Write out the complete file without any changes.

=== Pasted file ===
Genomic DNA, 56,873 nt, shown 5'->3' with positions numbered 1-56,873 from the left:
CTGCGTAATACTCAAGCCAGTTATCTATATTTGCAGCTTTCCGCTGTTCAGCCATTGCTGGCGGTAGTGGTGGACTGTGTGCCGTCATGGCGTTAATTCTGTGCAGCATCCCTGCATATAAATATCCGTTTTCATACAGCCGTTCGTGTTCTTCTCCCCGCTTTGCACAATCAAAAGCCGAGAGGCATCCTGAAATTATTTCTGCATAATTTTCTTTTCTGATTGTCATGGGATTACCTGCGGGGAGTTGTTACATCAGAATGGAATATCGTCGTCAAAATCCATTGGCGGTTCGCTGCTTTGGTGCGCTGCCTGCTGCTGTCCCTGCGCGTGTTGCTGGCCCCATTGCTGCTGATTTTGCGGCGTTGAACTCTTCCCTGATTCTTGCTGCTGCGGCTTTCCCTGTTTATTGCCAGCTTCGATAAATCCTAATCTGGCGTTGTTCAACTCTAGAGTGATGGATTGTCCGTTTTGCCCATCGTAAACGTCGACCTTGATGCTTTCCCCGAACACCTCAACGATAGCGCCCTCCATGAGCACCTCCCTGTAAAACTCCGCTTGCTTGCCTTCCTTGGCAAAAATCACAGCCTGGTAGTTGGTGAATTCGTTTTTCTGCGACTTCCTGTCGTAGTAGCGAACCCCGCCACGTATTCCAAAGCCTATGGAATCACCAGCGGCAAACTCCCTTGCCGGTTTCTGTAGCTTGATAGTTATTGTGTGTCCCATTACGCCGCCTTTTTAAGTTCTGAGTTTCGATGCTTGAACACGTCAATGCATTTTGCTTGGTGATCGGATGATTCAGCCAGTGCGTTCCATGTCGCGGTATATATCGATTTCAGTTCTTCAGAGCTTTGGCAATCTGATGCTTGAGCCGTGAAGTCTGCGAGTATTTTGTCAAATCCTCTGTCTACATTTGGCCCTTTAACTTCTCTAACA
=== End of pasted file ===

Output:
Genomic DNA, 56,873 nt, shown 5'->3' with positions numbered 1-56,873 from the left:
CTGCGTAATACTCAAGCCAGTTATCTATATTTGCAGCTTTCCGCTGTTCAGCCATTGCTGGCGGTAGTGGTGGACTGTGTGCCGTCATGGCGTTAATTCTGTGCAGCATCCCTGCATATAAATATCCGTTTTCATACAGCCGTTCGTGTTCTTCTCCCCGCTTTGCACAATCAAAAGCCGAGAGGCATCCTGAAATTATTTCTGCATAATTTTCTTTTCTGATTGTCATGGGATTACCTGCGGGGAGTTGTTACATCAGAATGGAATATCGTCGTCAAAATCCATTGGCGGTTCGCTGCTTTGGTGCGCTGCCTGCTGCTGTCCCTGCGCGTGTTGCTGGCCCCATTGCTGCTGATTTTGCGGCGTTGAACTCTTCCCTGATTCTTGCTGCTGCGGCTTTCCCTGTTTATTGCCAGCTTCGATAAATCCTAATCTGGCGTTGTTCAACTCTAGAGTGATGGATTGTCCGTTTTGCCCATCGTAAACGTCGACCTTGATGCTTTCCCCGAACACCTCAACGATAGCGCCCTCCATGAGCACCTCCCTGTAAAACTCCGCTTGCTTGCCTTCCTTGGCAAAAATCACAGCCTGGTAGTTGGTGAATTCGTTTTTCTGCGACTTCCTGTCGTAGTAGCGAACCCCGCCACGTATTCCAAAGCCTATGGAATCACCAGCGGCAAACTCCCTTGCCGGTTTCTGTAGCTTGATAGTTATTGTGTGTCCCATTACGCCGCCTTTTTAAGTTCTGAGTTTCGATGCTTGAACACGTCAATGCATTTTGCTTGGTGATCGGATGATTCAGCCAGTGCGTTCCATGTCGCGGTATATATCGATTTCAGTTCTTCAGAGCTTTGGCAATCTGATGCTTGAGCCGTGAAGTCTGCGAGTATTTTGTCAAATCCTCTGTCTACATTTGGCCCTTTAACTTCTCTAACA